The Spanish Language Blog

The Spanish Inquisition lasted from 1478 to 1834. The definition of Inquisition is as follows: "A court of the Roman Catholic Church, charged with the detection, investigation and punishment of heretics."

Yet the definition of Spanish Inquisition is slightly different and reads as follows: "The Spanish Inquisition was established in 1478 for the purpose of upholding Catholic orthodoxy. It was not abolished until 1834 during the reign of the Spanish Catholic monarch Isabella II. The Inquisition was used to impose religious unity on the people, thus the Inquisition became a political tool of power."

Christianity was the most well-known faith in the earlier centuries that had many followers around the world. Many Catholic rulers wanted to preserve Christianity and wanted to convince anyone who believed something else to Christianity, if the person did not want this he/she was persecuted.


After someone was imprisoned, the case was investigated by "calificadores." These were responsible for whether someone was found guilty of heresy or not during the Spanish Inquisition. If this was the case then the person was imprisoned. Sometimes the "calificadores" would take people into preventive detention. This period could last for two years in some cases. Also, the prisoner was not told what the charges were, in most cases they did not know for years what they were accused of. The prisoners could not leave their cells during their imprisonment; everything was isolated. In 1483, stricter inquisitors were appointed and from then on faith courts were established in all the main towns, the prisons were named holy houses (casas santas).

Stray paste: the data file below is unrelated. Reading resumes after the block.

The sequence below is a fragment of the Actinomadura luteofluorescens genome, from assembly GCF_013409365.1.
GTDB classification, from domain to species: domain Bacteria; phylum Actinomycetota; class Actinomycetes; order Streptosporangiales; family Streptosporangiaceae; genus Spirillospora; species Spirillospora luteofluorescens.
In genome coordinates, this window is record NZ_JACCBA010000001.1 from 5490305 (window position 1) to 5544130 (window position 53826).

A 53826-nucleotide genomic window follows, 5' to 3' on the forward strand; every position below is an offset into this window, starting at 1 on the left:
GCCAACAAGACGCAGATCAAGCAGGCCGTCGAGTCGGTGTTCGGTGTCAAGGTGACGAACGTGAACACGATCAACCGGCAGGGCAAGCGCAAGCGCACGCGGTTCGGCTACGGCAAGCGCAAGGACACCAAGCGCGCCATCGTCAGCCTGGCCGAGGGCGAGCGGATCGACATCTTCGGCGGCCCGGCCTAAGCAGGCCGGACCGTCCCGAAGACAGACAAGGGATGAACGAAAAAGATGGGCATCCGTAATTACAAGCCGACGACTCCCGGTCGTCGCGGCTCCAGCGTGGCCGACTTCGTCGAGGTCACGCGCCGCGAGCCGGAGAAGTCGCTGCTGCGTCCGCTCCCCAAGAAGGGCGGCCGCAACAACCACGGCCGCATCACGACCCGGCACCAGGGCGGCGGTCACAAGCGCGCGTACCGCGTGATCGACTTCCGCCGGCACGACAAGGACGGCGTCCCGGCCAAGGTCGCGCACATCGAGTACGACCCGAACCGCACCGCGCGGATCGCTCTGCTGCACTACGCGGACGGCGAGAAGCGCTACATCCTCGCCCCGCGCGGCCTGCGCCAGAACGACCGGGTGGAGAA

The trial itself consisted of a few hearings with both the accuser and the accused both allowed to tell their own stories to the inquisitors. The accused was assigned someone from the tribunal to advise the accused to tell the truth. Also present was an official who kept notules. The accused had two opportunities to defend himself during the Spanish Inquisition; first, finding a witness in his favor (abonos), or second, proving implausibility of the accuser (tachas).

The Spanish Inquisition was never really interested in witch hunting. There were two reasons for this, first, because the Catholic Church already had enough scapegoats in Jews and Muslims, and second, because Christianity had more enemies outside Christianity than inside Christianity (as heretics and later witches).

The end of the Inquisition

The end of the Spanish Inquisition was in 1843, but actually it had not been active since 1700. When the Catholic prince el Borbón came on the Spanish trome, the Spanish Inquisition had already come to an end.

Precise figures on the number of trials and results during the Spanish Inquisition have never been fully ascertained, as many documents have been lost. In the most gruesome years of the Spanish Inquisition, there were about 44,000 trials. According to documents, 1.6% ended with a death sentence (700 people).

Many people died during the years of the Spanish Inquisition. Today there are still groups active that want to continue the Inquisition ideology. Fortunately, we can also respect each other today, but the topic of faith will always be sensitive in politics and beyond.

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